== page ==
Medical & Disability

Claiming Medical Expense Travel Credits

Canada is vast and some of the most beautiful places in our great country to live are quite remote. One of the drawbacks of living outside a major city center can be that if you need medical care, you may need to travel a long way to get it.  Thankfully, depending upon how far you have to go for your care, the government of Canada may allow you to claim medical expense travel credits. 

Many of the expenses that you may incur to travel for medical treatment, or expenses that you incur on behalf of your spouse or dependants are tax deductible. Eligible expenses may include transportation costs, meals, and accommodation for both the patient and an attendant if required. Let’s explore the allowed eligible expenses and how to claim them.

How Far Do I Need to Have Travelled to be Eligible for Claiming Medical Expense Travel Credits?

Anyone who has had to pay for parking at a hospital knows how expensive it can get. While it would be nice to be able to deduct those expenses, unless you travelled more than 80 km for medical care, your parking expenses aren’t deductible. 

To claim transportation and travel expenses with the CRA, the following conditions must be met: 

  • There were no equivalent medical services near your home 
  • You took a direct route 
  • It was reasonable for you, under the circumstances, to travel to the place you did for those medical services 

If you travelled at least 40 km (one way) to get medical services, you can claim the cost of public transportation (ex. bus, train, or taxi fare). If public transportation isn’t available, you may be able to claim vehicle expenses.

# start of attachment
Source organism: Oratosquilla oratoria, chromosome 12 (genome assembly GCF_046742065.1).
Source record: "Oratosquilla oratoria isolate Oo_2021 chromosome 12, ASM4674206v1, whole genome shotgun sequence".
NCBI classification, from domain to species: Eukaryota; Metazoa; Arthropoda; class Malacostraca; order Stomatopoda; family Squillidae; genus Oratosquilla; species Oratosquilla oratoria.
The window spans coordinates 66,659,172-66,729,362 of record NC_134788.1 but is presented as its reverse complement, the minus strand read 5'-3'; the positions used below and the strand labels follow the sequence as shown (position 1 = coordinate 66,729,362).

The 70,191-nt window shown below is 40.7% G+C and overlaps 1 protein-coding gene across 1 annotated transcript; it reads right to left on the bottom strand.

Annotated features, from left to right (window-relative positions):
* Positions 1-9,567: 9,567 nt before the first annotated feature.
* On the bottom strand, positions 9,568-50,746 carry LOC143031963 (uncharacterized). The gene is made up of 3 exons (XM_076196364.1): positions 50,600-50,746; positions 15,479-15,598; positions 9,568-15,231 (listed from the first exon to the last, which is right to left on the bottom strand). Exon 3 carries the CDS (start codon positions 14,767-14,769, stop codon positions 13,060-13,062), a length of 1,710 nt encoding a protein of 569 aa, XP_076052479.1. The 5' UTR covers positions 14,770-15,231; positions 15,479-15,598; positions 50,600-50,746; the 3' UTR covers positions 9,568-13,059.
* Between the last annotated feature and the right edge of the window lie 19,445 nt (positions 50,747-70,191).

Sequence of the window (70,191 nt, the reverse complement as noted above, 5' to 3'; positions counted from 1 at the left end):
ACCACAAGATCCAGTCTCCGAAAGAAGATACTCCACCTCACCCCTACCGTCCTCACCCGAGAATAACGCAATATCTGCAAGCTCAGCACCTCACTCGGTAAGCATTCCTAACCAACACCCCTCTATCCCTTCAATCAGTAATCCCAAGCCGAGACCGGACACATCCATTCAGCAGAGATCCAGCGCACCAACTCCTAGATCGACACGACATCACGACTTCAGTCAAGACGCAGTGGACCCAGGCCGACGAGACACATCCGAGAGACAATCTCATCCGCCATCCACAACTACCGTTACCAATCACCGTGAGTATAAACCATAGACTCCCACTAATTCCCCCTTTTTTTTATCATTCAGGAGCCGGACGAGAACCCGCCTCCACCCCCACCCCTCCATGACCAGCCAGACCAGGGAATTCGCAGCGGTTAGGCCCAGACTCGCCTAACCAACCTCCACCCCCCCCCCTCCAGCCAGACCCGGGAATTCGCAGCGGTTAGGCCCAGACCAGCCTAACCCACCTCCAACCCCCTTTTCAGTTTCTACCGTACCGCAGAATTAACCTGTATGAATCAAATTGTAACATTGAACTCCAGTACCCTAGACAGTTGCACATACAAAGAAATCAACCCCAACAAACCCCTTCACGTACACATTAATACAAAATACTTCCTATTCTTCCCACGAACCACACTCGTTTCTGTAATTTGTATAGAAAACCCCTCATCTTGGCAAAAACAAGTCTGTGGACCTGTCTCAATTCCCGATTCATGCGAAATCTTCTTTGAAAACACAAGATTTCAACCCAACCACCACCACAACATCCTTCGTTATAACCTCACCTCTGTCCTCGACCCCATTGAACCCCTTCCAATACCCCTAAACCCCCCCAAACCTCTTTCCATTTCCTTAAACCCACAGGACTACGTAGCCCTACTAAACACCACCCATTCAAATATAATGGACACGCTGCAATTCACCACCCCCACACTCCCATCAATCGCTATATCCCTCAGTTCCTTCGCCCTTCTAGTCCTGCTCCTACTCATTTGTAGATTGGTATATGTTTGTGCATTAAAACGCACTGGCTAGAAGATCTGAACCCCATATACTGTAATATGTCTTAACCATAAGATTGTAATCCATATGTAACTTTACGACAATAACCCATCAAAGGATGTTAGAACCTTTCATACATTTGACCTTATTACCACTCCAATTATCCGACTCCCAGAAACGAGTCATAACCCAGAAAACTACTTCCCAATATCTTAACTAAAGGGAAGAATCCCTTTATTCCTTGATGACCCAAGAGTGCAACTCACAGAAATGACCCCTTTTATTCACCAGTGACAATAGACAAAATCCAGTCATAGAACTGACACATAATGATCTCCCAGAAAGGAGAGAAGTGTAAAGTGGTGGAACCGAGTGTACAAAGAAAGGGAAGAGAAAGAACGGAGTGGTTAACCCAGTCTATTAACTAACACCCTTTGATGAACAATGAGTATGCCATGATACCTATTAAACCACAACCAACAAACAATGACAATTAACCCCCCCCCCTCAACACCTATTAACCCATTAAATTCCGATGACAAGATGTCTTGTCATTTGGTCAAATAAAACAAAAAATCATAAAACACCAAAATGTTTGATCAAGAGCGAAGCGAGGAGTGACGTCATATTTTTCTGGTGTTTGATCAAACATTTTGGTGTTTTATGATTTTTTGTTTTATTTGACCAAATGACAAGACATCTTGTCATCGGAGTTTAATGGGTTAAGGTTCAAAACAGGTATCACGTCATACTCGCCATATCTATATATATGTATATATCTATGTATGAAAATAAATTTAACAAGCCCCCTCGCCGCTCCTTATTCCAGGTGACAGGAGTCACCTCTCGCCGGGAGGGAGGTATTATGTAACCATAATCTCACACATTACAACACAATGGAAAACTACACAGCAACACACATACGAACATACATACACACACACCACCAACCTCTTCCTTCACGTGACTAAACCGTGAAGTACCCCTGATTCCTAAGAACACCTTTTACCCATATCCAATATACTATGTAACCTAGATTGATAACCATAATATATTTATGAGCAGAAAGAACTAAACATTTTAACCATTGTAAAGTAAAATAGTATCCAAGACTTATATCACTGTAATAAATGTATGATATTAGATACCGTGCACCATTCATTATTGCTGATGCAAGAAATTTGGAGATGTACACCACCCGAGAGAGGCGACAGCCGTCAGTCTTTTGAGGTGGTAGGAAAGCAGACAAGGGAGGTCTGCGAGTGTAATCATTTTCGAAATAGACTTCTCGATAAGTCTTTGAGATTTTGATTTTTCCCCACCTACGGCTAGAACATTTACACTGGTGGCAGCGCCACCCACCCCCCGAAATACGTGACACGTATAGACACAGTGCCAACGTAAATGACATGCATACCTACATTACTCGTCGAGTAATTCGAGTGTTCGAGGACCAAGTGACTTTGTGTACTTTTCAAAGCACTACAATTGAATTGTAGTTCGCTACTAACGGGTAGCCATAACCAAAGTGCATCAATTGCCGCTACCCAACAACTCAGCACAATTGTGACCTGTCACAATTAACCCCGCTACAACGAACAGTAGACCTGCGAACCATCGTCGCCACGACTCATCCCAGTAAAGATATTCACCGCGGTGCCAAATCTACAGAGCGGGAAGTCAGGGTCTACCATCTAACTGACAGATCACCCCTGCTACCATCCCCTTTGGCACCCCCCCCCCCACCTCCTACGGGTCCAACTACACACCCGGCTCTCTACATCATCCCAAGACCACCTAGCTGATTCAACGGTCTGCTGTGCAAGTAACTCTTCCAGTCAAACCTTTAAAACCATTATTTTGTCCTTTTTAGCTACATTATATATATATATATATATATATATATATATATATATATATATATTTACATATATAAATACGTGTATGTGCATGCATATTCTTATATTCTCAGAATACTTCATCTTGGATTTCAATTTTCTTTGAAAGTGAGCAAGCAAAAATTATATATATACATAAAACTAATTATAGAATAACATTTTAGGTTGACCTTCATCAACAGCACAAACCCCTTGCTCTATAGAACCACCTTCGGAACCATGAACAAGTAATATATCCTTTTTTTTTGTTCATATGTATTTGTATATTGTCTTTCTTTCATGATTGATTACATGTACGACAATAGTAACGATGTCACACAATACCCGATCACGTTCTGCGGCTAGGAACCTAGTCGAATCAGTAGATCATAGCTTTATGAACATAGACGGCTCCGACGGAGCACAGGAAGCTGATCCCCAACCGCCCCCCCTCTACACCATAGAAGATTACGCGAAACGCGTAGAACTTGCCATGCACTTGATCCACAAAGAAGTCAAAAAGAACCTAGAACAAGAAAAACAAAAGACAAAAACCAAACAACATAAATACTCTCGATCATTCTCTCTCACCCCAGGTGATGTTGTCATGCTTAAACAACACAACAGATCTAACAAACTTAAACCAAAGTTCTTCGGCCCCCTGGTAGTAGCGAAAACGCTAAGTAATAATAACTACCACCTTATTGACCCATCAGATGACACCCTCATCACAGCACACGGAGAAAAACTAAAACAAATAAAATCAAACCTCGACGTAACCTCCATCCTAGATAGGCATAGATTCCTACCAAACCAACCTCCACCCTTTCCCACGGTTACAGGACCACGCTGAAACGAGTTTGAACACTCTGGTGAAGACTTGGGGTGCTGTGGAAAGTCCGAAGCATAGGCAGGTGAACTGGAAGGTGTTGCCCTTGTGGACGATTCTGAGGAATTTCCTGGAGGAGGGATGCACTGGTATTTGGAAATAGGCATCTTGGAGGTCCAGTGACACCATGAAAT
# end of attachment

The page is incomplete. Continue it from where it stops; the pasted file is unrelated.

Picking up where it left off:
If you travelled more than 80 km (one way), you can claim vehicle expenses, accommodation, meals and parking expenses. 

Whether you travelled more than 40km or 80 km, if a medical practitioner has certified that you can’t travel without help, you may also claim the travel expenses you pay for an attendant. 

How are Vehicle Costs Calculated by the CRA?

If driving to get medical care is necessary, you can claim the cost of fuel, oil, license fees, insurance, maintenance, and repairs, including parts. Depreciation, provincial tax, and finance charges are all eligible. 

There are two methods to calculate vehicle expenses — the detailed and the simplified method. If you use the detailed method, keep track of the number of kilometers driven in the 12-month period you choose for medical expenses. Then, calculate the percentage of your total vehicle expenses that relate to the kilometers driven for medical treatment.

For example, if you drove 10,000 km during the year and 5000 of those kilometers were related to medical treatment (more than 40 km away), you can claim half of your total vehicle expenses on your tax return. 

If you chose the simplified method, you only need to determine how many km you travelled for medical treatment in the 12-month period. Multiply the km by the rate for your province. The rates are different for each province or territory, are updated annually and can be found at the Canada Revenue Agency’s website. 

Whether you choose the detailed method or the simplified method, be sure to save all your receipts in case the Canada Revenue Agency (CRA) asks to see them later. 

How do I Claim Meals?

  • You need to have travelled more than 80 km for care to claim meals with the CRA. Just like vehicle costs, you can choose the use the detailed method or the simplified method. 
  • To use the detailed method, you tally the actual cost of each meal. 
  • If you choose the simplified method, you may claim up to $17 per meal, up to a maximum of $51 per day, including sales tax. 
  • Whether you choose the detailed method or the simplified method, be sure to keep those receipts. 

What are the Rules for Accommodations?

  • To claim accommodations, like meals, you need to have travelled more than 80 km for medical services. 
  • Accommodation claims are based on your receipts, and only the cost — with taxes — of the stay is eligible. Extra costs like room service, movies, and phone calls are not included.  
  • Travel outside of Canada may also be eligible. Outside of Canada, practitioners must be authorized in their country of service by law. In the case of hospital stays, the institution must be public or a licensed private hospital. 

References & Resources